There are 2 main definitions of gaudy in English:

Share this entry

gaudy 1

Line breaks: gaudy
Pronunciation: /ˈɡɔːdi/

adjective (gaudier, gaudiest)

Extravagantly bright or showy, typically so as to be tasteless: silver bows and gaudy ribbons
More example sentences
  • He wore his guilt like a piece of gaudy jewelry, bright and flashy and probably fake.
  • Some clowns prefer to wear bright and gaudy makeup, while others have a fondness for ludicrous masks.
  • Her dress was often very gaudy, with bright colors, and a sense of fashion that followed too closely behind fads.
Synonyms
tasteless, in bad taste, vulgar, distasteful, unattractive, nauseating, bilious, sickly
informalflash, tacky
North American informalbling-bling

Derivatives

gaudily

1
Pronunciation: /ˈɡɔːdɪli/
adverb
Example sentences
  • Some, gaudily laden with promotional funds, emerge into a welcoming market.
  • Stale is an understatement for the dry and musty-tasting honey-saffron tea cake, hidden beneath a garden scene, all done in gaudily coloured but bland fondant icing.
  • ‘Nowadays young people want to buy these,’ he said, gesturing to his racks of gaudily packaged, dusty tapes, each of which costs the equivalent of 22 Pakistani rupees.

gaudiness

2
Pronunciation: /ˈɡɔːdɪnəs/
noun
Example sentences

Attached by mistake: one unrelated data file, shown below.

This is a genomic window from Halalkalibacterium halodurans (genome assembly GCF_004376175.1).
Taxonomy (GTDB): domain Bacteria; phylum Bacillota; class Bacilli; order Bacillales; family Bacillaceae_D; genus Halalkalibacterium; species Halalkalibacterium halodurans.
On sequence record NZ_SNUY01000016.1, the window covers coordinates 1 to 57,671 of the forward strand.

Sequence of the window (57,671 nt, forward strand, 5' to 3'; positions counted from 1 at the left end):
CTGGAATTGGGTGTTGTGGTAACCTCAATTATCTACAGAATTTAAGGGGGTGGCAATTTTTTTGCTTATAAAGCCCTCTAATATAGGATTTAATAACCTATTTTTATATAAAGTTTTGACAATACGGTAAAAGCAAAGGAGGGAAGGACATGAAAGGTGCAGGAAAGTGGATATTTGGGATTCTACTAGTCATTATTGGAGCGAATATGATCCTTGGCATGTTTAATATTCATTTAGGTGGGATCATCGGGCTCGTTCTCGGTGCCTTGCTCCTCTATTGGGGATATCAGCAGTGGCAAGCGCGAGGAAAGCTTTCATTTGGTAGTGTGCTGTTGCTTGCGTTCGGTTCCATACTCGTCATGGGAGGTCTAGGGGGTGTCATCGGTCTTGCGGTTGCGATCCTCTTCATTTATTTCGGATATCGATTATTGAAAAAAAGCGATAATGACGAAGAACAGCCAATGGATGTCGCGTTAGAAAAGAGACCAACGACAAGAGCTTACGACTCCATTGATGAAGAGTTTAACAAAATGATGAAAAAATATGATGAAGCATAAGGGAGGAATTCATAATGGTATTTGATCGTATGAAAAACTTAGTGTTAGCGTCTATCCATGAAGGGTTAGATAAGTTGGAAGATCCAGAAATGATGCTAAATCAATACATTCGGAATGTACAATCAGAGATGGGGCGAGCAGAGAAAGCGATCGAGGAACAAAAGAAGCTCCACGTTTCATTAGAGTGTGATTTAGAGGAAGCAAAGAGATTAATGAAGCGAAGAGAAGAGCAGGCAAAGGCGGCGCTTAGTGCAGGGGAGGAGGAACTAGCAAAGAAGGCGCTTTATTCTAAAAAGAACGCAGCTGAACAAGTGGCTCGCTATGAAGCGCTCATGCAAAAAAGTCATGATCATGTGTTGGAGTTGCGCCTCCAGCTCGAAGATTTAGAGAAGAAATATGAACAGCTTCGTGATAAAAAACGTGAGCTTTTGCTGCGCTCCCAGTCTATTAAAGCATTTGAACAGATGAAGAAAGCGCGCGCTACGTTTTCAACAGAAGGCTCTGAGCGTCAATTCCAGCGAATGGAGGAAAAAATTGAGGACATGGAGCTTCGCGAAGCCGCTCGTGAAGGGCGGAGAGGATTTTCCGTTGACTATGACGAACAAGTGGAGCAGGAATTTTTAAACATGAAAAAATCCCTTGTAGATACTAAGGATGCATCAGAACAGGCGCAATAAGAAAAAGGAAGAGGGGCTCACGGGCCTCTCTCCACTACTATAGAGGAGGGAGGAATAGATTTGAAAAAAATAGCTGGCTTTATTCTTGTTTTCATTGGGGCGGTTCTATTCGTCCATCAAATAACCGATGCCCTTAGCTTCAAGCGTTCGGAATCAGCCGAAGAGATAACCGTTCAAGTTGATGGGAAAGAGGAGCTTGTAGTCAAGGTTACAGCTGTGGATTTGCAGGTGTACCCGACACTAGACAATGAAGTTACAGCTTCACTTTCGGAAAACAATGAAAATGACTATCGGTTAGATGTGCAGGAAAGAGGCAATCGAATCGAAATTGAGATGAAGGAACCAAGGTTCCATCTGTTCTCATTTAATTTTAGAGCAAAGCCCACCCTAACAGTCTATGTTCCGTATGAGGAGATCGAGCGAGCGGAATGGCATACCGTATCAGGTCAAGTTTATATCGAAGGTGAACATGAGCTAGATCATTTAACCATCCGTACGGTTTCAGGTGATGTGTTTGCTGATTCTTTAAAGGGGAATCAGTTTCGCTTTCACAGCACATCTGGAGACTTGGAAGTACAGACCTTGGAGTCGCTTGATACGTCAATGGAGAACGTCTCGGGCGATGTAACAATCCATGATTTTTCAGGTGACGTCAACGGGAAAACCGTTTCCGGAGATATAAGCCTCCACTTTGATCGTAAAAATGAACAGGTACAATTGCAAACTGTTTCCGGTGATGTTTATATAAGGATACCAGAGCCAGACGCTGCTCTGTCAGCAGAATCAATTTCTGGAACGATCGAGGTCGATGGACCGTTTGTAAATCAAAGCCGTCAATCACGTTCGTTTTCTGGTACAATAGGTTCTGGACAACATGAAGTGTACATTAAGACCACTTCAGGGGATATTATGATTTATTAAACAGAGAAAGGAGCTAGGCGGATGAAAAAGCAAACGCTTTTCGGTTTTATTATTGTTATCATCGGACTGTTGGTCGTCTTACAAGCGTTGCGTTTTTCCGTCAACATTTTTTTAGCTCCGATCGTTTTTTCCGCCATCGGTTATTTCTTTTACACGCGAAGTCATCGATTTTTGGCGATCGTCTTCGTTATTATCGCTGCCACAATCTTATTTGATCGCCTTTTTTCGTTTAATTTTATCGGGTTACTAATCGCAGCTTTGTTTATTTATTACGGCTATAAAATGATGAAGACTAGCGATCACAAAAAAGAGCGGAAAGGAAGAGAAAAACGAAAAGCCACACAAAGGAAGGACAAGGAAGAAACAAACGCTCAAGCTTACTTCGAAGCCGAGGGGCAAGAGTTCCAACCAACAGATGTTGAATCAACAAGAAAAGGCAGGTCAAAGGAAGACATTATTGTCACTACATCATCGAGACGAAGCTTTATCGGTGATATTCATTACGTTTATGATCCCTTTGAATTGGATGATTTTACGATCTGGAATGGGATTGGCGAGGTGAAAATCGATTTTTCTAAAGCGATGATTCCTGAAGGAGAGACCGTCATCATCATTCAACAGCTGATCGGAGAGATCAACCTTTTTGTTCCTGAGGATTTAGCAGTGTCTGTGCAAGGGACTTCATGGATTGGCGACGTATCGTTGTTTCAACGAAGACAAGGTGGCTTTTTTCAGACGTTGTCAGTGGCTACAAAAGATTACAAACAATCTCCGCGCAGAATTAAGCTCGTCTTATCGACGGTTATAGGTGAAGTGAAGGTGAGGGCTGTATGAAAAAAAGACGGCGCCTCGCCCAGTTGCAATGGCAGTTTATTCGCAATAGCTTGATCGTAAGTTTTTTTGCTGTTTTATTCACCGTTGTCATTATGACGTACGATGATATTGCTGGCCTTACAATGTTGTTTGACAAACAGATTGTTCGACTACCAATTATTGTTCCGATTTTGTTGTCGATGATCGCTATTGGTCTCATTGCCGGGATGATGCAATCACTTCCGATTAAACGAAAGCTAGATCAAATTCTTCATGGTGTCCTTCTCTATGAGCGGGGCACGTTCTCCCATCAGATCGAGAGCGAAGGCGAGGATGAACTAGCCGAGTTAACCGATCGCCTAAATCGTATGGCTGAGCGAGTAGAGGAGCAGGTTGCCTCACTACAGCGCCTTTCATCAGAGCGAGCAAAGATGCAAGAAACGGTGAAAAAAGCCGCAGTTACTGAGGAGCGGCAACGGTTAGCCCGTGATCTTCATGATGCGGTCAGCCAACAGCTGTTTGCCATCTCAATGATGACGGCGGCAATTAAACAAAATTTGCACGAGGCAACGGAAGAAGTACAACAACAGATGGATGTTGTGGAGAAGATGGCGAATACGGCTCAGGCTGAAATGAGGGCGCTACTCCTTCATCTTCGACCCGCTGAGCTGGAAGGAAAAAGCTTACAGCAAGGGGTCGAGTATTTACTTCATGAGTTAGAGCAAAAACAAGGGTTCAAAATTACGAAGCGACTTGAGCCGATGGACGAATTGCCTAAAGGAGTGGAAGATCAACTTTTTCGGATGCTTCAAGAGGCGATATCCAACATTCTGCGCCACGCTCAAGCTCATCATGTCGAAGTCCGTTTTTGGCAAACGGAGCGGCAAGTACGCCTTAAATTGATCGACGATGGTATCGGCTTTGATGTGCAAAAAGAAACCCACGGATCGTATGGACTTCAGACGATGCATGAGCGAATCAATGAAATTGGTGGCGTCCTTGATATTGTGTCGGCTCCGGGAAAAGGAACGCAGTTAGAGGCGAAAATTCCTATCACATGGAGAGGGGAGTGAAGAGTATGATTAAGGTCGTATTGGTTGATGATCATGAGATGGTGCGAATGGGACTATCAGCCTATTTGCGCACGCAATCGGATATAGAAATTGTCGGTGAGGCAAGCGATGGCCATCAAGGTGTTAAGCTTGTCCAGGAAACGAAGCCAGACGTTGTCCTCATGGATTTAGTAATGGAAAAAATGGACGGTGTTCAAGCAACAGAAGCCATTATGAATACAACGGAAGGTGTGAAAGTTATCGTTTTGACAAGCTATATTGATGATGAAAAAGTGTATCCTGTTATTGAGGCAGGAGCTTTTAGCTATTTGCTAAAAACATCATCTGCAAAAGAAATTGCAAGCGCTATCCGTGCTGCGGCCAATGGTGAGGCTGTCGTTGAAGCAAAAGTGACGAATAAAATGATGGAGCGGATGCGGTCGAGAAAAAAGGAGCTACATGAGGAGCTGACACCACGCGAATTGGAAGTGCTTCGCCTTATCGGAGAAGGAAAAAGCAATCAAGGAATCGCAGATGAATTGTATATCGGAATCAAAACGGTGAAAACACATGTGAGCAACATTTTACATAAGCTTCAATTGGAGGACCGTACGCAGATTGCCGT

• The plush red-velvet setting is just right for an evening that has an extravagant peacock gaudiness but no discernible heart or brain.
  • It is his signature, his philosophy and shtick, his declaration that love conquers all, a testament to the gaudiness and foreignness of romance.
  • It stood in sharp contrast to the gaudiness of the other temples we had visited.

Origin

Late 15th century: probably from gaud + -y1.

Words that rhyme with gaudy

bawdy, Geordie, Lordy

Definition of gaudy in:

Share this entry

 

There are 2 main definitions of gaudy in English:

Share this entry

gaudy 2 Line breaks: gaudy
Pronunciation: /ˈɡɔːdi/

noun (plural gaudies)

British
A celebratory dinner or entertainment held by a college for old members: administratively, the college cannot cope with more than one gaudy per year

Origin

Mid 16th century (in the sense 'rejoicing, a celebration'): from Latin gaudium 'joy', or from gaude 'rejoice!', imperative of gaudere.

Definition of gaudy in:

Share this entry

 

What do you find interesting about this word or phrase?

Comments that don't adhere to our Community Guidelines may be moderated or removed.

Get more from Oxford Dictionaries

Subscribe to remove adverts and access premium resources

Related Words